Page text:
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Contracts II
University of Oregon School of Law
Mooney, Ralph James

REMEDIES FOR BREACH
 
·         Relief is presumptively compensatory instead of specific.
·         When a party breaches, the court usually grants the other party its expectation – its economic situation had there been no breach.
 
SPECIFIC PERFORMANCE
 
·         A court compels the breaching party to perform the contract.
o   Generally, a court will not compel specific performance on a personal services contract.
§ But may, in some cases, allow a negative injunction (ex: opera singer, sports player).
 
·         Modern trend is toward increasing specific relief. (UCC 2-716)
 
·         General requirements for specific performance:
o   1) Money damages are inadequate or incredibly difficult to calculate. (Walgreen v. Sara Creek)
o   2) The relief sought is unique. (Morris v. Sparrow)
o   3) Relief is discretionary. (Campbell v. Wentz)
 
èCampbell Soup v. Wentz (3d Cir. 1948) – Wentz agreed to sell Campbell all of its Chantenay carrots for $30/ton. The market price skyrocketed, and Wentz breached and Campbell sought specific performance.
o   Campbell is entitled to specific performance on delivery of the carrots because, at the time, it was impossible to find this type of carrot, which was important to Campbell’s production of uniform soup.
o   (But Campbell ultimately lost because contract was unconscionable.)
 
èKlein v. PepsiCo, Inc. (4th Cir. 1988) – Pepsi breached contract with Klein for the sale of a G-II jet.
o   Klein is not entitled to specific performance because:
§ 1) Money damages would make Klein whole.
§ 2) The jet was not unique. Other similar jets were available for sale.
o   Intro to UCC 2-716.
§ (1) “Specific performance may be decreed where goods are unique or in other proper circumstances”
 
·         Specific Performance & Investment – A court may want to take into account a party’s planning and investment when deciding whether to grant specific performance.
 
èMorris v. Sparrow (Ark. 1956) – Morris breached a contract with Sparrow for Keno the roping pony, which Sparrow had broken and trained.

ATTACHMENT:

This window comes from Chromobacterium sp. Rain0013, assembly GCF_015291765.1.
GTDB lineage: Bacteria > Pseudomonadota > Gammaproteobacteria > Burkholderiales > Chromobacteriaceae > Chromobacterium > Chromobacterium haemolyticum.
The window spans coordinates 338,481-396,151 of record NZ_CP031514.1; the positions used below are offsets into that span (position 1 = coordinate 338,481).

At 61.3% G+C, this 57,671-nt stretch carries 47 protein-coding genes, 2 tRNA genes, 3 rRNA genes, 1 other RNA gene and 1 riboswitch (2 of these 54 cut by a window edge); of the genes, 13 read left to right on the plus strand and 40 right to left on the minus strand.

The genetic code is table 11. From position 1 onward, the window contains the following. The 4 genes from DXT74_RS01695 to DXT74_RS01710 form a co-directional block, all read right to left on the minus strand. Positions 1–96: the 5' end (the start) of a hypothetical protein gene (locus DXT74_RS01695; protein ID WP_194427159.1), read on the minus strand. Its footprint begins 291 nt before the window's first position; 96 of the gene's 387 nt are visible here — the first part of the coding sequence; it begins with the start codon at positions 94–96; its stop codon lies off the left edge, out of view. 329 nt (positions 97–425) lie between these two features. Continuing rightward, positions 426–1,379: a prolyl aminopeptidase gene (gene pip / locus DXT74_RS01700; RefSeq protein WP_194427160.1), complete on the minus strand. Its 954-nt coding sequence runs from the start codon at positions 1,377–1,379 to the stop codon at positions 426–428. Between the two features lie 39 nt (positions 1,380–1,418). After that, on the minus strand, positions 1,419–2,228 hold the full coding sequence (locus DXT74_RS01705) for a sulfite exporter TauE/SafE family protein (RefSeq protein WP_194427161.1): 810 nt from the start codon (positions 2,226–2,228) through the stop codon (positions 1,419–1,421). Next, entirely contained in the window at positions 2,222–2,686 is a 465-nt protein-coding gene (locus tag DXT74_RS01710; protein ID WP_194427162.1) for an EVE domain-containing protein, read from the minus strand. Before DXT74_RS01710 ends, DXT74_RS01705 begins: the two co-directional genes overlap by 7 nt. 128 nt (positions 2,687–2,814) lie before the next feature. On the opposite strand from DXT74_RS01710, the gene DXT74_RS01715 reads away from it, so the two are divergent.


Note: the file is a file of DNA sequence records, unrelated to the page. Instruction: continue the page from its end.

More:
o   Sparrow is entitled to specific performance because this is not just any horse. Sparrow transformed it from a green, unbroken pony (investment). Keno has a “peculiar and unique value.”
 
èWalgreen Co. v. Sara Creek Properties (7th Cir. 1992) [Posner] – In lease, Sara Creek agreed not to lease space in a mall to another pharmacy. Sara Creek breached. Walgreen sues for specific performance in the form of an injunction against leasing to a new pharmacy.
o   Permanent injunction granted because, when costs and benefits of granting an injunction are weighed, an injunction is appropriate.
§ Benefits: Allows parties to more accurately determine the cost of the defendant’s breach.
§ Costs: Might require court supervision; creates “bilateral monopoly.”
o   Here, Walgreen’s damages would have been inaccurate and costly to project because they would have to be projected over ten years.
o   This was a case of “efficient breach.”
 
TYPES OF DAMAGES
1)      Expectation
2)      Restitution (Algernon Blair)
3)      Reliance (moves injured party back to ‘go’)
4)      Burden shifting (aggrieved contractor must sue for expectation, but burden for cost avoided is on breaching party)
 
EXPECTATION DAMAGES
 
·         Usual remedy is putting aggrieved party in position he would have been in had breaching party performed.
 
R 2d § 347
Three factors in determining expectation damages:
1) loss in value to promisee                 +
            2) any other loss cause by breach        –
            3) any cost avoided by not having to perform
 
Overhead Costs
 
èVitex Manufacturing v. Caribtex (3d Cir. 1967)
o   RULE: Do not include any overhead costs in costs avoided, because overhead costs (like rent

foreseeable when the contract was entered
3)      Certainty – you can only recover the amount that is reasonably certain
 
Foreseeability and certainty rules are softening.
 
Avoidability
 
One may not recover a loss that could reasonably have been avoided (R 350)
 
If there is a market for the goods, buyer’s damages are based on the assumption that the buyer could reasonably have avoided greater loss by obtaining substitute goods on the market (UCC 2-713)
 
èRockingham Cty. v. Luten Bridge Co. (4th Cir. 1929) – County breached contract for building a bridge, but builder finished anyway.
o   County does not have to pay for finishing, because costs incurred in finishing could have been avoided.
o   It was builder’s duty to do nothing to increase the damages resulting from the breach.
 
Employment & Avoidability
 
Generally, a wrongfully discharged employee must:
1)      make reasonable efforts to find comparable employment, AND
2)      accept comparable employment if it’s offered
 
èParker v. Twentieth Century Fox (Ca. 1970)
o   The duty to mitigate damages (avoidability) from the breached movie contract did not mean plaintiff has to agree to do a different and arguably inferior movie. A bad movie can ruin a career, so she’s getting more leeway than the average employee.
 
Cost to Complete v. Diminution in Value
 
èJacob & Youngs v. Kent (NY 1921) [Cardozo] – Builder built owner a house and used the wrong brand of pipe, but the pipe was otherwise identical. Owner refused to pay.